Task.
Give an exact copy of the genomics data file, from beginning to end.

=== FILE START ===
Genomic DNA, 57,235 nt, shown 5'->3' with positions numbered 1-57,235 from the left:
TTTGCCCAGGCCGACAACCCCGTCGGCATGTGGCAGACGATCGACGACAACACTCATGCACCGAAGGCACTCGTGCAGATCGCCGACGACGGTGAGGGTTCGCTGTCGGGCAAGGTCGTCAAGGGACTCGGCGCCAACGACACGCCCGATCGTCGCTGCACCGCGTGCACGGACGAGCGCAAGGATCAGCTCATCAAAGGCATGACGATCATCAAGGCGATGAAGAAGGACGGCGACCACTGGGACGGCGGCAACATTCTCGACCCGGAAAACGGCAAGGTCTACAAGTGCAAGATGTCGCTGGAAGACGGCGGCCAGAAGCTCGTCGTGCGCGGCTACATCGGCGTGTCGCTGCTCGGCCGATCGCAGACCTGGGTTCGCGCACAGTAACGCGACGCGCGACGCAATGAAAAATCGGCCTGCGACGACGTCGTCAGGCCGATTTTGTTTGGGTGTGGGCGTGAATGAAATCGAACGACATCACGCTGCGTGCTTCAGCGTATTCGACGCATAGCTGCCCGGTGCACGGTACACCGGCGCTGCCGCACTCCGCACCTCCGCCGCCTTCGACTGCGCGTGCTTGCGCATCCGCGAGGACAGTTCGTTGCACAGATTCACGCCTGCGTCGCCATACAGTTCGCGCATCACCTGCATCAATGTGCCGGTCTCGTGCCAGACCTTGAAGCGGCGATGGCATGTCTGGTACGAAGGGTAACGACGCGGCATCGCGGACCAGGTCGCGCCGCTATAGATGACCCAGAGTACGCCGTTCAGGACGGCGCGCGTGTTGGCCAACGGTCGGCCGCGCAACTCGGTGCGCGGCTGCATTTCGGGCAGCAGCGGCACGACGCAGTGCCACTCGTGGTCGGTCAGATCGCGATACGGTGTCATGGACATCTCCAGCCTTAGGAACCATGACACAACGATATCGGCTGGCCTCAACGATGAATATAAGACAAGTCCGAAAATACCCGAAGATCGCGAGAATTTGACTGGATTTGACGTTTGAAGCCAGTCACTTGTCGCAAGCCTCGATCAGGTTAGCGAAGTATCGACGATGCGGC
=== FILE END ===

Genomic DNA, 57,235 nt, shown 5'->3' with positions numbered 1-57,235 from the left:
TTTGCCCAGGCCGACAACCCCGTCGGCATGTGGCAGACGATCGACGACAACACTCATGCACCGAAGGCACTCGTGCAGATCGCCGACGACGGTGAGGGTTCGCTGTCGGGCAAGGTCGTCAAGGGACTCGGCGCCAACGACACGCCCGATCGTCGCTGCACCGCGTGCACGGACGAGCGCAAGGATCAGCTCATCAAAGGCATGACGATCATCAAGGCGATGAAGAAGGACGGCGACCACTGGGACGGCGGCAACATTCTCGACCCGGAAAACGGCAAGGTCTACAAGTGCAAGATGTCGCTGGAAGACGGCGGCCAGAAGCTCGTCGTGCGCGGCTACATCGGCGTGTCGCTGCTCGGCCGATCGCAGACCTGGGTTCGCGCACAGTAACGCGACGCGCGACGCAATGAAAAATCGGCCTGCGACGACGTCGTCAGGCCGATTTTGTTTGGGTGTGGGCGTGAATGAAATCGAACGACATCACGCTGCGTGCTTCAGCGTATTCGACGCATAGCTGCCCGGTGCACGGTACACCGGCGCTGCCGCACTCCGCACCTCCGCCGCCTTCGACTGCGCGTGCTTGCGCATCCGCGAGGACAGTTCGTTGCACAGATTCACGCCTGCGTCGCCATACAGTTCGCGCATCACCTGCATCAATGTGCCGGTCTCGTGCCAGACCTTGAAGCGGCGATGGCATGTCTGGTACGAAGGGTAACGACGCGGCATCGCGGACCAGGTCGCGCCGCTATAGATGACCCAGAGTACGCCGTTCAGGACGGCGCGCGTGTTGGCCAACGGTCGGCCGCGCAACTCGGTGCGCGGCTGCATTTCGGGCAGCAGCGGCACGACGCAGTGCCACTCGTGGTCGGTCAGATCGCGATACGGTGTCATGGACATCTCCAGCCTTAGGAACCATGACACAACGATATCGGCTGGCCTCAACGATGAATATAAGACAAGTCCGAAAATACCCGAAGATCGCGAGAATTTGACTGGATTTGACGTTTGAAGCCAGTCACTTGTCGCAAGCCTCGATCAGGTTAGCGAAGTATCGACGATGCGGC